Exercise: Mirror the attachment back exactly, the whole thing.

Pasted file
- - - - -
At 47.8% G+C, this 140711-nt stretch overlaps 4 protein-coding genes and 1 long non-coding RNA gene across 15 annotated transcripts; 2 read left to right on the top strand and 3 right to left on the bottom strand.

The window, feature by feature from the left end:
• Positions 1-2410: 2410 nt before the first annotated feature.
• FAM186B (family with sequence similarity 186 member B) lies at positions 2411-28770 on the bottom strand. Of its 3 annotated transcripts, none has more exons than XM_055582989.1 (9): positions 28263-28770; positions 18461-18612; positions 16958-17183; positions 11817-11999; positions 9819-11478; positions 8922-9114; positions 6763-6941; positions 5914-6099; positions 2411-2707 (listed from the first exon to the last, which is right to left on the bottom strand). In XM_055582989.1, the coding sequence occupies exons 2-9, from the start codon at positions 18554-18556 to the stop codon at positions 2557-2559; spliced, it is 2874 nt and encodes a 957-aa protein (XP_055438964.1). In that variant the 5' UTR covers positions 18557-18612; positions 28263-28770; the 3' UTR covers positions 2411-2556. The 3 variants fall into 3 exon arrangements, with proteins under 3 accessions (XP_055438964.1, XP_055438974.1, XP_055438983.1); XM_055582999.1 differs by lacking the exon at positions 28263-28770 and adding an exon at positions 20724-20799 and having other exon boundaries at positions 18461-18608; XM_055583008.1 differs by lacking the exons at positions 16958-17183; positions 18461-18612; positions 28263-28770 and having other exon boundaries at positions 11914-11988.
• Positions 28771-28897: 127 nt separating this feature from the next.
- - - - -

At 47.8% G+C, this 140711-nt stretch overlaps 4 protein-coding genes and 1 long non-coding RNA gene across 15 annotated transcripts; 2 read left to right on the top strand and 3 right to left on the bottom strand.

The window, feature by feature from the left end:
• Positions 1-2410: 2410 nt before the first annotated feature.
• FAM186B (family with sequence similarity 186 member B) lies at positions 2411-28770 on the bottom strand. Of its 3 annotated transcripts, none has more exons than XM_055582989.1 (9): positions 28263-28770; positions 18461-18612; positions 16958-17183; positions 11817-11999; positions 9819-11478; positions 8922-9114; positions 6763-6941; positions 5914-6099; positions 2411-2707 (listed from the first exon to the last, which is right to left on the bottom strand). In XM_055582989.1, the coding sequence occupies exons 2-9, from the start codon at positions 18554-18556 to the stop codon at positions 2557-2559; spliced, it is 2874 nt and encodes a 957-aa protein (XP_055438964.1). In that variant the 5' UTR covers positions 18557-18612; positions 28263-28770; the 3' UTR covers positions 2411-2556. The 3 variants fall into 3 exon arrangements, with proteins under 3 accessions (XP_055438964.1, XP_055438974.1, XP_055438983.1); XM_055582999.1 differs by lacking the exon at positions 28263-28770 and adding an exon at positions 20724-20799 and having other exon boundaries at positions 18461-18608; XM_055583008.1 differs by lacking the exons at positions 16958-17183; positions 18461-18612; positions 28263-28770 and having other exon boundaries at positions 11914-11988.
• Positions 28771-28897: 127 nt separating this feature from the next.